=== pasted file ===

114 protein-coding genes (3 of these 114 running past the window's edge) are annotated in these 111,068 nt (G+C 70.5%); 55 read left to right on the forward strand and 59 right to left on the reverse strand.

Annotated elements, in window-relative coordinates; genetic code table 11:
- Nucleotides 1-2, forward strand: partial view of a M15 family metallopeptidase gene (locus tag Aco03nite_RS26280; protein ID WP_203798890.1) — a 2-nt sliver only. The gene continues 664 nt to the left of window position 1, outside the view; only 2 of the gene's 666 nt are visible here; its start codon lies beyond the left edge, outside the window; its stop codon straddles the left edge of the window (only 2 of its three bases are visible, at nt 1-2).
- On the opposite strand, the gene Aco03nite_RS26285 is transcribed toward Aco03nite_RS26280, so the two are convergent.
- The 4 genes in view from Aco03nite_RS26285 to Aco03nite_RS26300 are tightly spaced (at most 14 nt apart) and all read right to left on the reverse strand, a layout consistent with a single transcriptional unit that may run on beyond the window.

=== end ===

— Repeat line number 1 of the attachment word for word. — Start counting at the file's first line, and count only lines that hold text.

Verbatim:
114 protein-coding genes (3 of these 114 running past the window's edge) are annotated in these 111,068 nt (G+C 70.5%); 55 read left to right on the forward strand and 59 right to left on the reverse strand.